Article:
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Adoptive expectations: Rising sons in Japanese family firms

  • Mehrotra, Vikas
  • Morck, Randall
  • Shim, Jungwook
  • Wiwattanakantang, Yupana

We find inherited family firms more important in postwar Japan than generally realized, and also performing well on average. Non-consanguineous heir-run firms outperform blood heirs' firms, and roughly match founder-run listed firms, while blood heirs surpass professional managers at running family firms. Further, succession events suggest that adopted heirs “cause” elevated performance. We suggest that heir-run firms do well because non-consanguineous heirs displace the least talented blood heirs, the non-consanguineous heir “job” motivates professional managers, and the threat of displacement encourages blood heirs' effort and human capital accumulation, mitigating the “Carnegie conjecture” that inherited wealth deadens talent.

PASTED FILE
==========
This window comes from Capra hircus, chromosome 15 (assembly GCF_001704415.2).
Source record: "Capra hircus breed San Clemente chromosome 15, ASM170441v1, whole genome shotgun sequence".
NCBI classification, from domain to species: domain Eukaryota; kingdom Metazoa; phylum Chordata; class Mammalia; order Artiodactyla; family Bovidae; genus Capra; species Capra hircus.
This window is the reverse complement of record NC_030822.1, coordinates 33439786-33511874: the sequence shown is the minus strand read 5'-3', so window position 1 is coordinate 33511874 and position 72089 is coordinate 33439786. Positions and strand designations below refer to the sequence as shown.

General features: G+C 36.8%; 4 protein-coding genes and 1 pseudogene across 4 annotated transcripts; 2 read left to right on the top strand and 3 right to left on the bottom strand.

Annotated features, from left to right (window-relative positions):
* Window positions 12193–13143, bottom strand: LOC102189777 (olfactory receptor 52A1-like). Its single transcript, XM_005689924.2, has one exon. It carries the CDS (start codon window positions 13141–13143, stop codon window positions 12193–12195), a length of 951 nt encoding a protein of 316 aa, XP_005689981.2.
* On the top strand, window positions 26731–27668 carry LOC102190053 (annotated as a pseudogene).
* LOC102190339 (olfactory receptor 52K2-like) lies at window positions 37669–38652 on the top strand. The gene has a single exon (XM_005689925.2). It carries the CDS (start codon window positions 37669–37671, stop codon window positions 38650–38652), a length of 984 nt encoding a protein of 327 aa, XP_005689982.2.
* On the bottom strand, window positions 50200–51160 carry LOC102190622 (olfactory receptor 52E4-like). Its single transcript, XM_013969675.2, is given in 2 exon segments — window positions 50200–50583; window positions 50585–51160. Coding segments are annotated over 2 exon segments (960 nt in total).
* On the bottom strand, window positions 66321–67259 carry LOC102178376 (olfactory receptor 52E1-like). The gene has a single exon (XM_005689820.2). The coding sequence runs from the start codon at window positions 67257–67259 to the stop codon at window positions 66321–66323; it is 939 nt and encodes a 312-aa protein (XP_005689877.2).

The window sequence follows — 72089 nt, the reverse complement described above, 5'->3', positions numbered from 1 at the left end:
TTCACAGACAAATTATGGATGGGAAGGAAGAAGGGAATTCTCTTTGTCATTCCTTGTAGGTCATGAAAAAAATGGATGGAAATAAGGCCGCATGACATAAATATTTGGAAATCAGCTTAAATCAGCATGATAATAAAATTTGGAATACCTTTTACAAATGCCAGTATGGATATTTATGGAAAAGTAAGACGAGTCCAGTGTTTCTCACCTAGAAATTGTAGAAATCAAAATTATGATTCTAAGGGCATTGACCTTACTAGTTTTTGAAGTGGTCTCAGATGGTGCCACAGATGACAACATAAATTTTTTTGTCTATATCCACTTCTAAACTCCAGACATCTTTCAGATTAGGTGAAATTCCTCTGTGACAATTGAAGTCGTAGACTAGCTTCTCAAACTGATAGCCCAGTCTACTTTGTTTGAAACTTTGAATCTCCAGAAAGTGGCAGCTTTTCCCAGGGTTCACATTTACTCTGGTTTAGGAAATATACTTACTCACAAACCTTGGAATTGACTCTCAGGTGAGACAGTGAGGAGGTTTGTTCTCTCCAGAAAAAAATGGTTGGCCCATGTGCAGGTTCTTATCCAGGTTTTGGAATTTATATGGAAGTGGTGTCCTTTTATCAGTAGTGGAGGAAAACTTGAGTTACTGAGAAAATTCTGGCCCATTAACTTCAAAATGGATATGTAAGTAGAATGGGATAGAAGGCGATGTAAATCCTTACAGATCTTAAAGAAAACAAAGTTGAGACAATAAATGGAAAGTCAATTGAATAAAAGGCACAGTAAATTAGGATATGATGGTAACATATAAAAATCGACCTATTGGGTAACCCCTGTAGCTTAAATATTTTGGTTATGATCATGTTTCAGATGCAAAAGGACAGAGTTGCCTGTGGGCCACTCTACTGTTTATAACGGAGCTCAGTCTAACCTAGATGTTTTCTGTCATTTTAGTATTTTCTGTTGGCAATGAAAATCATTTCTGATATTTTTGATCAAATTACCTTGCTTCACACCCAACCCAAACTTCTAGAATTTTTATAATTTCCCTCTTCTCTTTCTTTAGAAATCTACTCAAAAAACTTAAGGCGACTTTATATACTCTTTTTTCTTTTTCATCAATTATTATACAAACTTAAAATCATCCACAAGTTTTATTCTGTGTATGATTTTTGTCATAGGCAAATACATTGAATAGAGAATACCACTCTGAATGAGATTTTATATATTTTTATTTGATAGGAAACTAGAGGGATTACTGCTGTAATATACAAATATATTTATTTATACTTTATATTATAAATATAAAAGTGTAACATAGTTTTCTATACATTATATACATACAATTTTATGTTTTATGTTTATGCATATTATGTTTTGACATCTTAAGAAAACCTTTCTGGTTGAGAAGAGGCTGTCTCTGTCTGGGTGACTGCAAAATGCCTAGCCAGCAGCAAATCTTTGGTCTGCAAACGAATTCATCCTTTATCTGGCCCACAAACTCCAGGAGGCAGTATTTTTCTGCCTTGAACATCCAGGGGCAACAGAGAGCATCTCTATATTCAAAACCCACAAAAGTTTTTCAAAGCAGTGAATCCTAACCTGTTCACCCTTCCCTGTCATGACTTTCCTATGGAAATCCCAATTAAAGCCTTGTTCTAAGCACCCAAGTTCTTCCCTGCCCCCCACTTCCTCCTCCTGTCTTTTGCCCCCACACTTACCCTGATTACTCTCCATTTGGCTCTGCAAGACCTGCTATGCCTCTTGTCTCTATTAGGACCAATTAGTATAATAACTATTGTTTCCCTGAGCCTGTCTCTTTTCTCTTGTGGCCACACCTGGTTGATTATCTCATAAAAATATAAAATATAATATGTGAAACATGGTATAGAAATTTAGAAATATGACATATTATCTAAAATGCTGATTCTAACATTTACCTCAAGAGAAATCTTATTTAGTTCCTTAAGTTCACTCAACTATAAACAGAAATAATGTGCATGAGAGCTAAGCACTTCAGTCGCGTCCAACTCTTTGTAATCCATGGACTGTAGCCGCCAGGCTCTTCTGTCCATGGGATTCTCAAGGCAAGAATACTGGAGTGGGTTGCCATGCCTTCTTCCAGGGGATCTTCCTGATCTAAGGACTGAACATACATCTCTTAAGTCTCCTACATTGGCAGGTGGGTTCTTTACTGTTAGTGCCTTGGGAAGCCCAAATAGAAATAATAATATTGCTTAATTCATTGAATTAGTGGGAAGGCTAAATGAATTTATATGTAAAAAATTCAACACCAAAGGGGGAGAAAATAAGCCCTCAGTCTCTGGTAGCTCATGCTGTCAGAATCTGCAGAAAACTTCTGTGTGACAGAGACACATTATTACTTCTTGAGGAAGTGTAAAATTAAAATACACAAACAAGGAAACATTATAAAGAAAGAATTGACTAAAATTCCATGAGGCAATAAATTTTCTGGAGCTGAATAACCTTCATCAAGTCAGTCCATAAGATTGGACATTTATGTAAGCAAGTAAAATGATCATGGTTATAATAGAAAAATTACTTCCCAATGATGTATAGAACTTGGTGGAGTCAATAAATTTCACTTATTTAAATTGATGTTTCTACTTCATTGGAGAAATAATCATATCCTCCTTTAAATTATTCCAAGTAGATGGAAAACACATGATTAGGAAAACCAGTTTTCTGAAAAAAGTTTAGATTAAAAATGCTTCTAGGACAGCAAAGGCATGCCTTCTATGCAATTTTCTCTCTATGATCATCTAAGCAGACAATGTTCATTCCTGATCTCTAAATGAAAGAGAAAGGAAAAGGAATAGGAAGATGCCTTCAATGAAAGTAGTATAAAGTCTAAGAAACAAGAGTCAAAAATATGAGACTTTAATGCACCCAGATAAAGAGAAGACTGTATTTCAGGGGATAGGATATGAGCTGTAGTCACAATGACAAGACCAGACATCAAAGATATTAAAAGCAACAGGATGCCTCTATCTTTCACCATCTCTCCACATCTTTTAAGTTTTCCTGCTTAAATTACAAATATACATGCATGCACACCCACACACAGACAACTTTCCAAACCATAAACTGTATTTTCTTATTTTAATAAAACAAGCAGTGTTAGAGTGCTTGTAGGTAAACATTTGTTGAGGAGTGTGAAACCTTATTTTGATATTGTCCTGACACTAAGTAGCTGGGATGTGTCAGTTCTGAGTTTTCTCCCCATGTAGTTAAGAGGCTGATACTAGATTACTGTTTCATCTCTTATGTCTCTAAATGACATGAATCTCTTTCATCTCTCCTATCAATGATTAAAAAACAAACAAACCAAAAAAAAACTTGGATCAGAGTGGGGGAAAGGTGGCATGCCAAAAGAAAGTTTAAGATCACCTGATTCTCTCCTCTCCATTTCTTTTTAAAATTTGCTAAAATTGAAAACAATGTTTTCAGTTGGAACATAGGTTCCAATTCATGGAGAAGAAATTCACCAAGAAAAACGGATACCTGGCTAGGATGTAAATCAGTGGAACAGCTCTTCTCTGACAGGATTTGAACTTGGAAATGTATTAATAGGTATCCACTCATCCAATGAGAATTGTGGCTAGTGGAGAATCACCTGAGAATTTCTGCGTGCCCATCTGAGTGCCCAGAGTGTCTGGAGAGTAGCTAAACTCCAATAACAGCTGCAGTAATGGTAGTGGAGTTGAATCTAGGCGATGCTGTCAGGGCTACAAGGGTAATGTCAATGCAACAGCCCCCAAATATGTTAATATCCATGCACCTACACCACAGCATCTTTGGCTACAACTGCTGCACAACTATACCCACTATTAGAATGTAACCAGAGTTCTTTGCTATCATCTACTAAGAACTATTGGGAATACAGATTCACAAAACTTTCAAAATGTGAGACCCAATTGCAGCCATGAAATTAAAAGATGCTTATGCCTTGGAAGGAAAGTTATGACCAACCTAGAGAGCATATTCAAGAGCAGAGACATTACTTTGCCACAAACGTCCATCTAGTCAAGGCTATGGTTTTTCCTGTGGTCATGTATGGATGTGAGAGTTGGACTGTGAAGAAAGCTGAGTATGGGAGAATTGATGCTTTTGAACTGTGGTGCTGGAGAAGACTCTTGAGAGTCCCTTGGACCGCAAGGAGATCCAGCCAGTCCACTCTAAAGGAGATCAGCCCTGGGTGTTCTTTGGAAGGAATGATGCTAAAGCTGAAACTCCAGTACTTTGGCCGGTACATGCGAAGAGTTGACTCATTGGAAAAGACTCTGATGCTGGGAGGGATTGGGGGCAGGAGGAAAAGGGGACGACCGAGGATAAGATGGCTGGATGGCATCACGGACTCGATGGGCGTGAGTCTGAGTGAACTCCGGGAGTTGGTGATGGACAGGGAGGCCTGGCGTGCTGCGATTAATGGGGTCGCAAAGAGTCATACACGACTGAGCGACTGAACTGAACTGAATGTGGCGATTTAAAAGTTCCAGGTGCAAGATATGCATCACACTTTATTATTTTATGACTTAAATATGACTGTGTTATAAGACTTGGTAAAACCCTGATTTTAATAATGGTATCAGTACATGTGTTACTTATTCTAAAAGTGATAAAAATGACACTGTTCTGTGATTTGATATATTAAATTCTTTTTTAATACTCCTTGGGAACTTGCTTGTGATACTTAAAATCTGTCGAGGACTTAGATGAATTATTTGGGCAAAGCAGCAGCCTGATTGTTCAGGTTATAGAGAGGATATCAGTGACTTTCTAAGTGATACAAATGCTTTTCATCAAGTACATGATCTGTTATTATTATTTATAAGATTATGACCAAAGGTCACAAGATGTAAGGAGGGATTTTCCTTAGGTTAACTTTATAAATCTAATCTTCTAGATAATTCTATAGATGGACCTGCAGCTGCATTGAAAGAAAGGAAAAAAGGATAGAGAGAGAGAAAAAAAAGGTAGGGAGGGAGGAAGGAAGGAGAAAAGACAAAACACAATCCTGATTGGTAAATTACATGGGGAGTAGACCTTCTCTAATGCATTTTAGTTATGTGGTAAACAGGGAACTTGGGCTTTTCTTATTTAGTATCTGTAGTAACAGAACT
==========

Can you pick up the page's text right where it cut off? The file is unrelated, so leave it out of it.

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Article provided by Elsevier in its journal Journal of Financial Economics.

Volume (Year): 108 (2013)
Issue (Month): 3 ()
Pages: 840-854

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Handle: RePEc:eee:jfinec:v:108:y:2013:i:3:p:840-854
DOI: 10.1016/j.jfineco.2013.01.011
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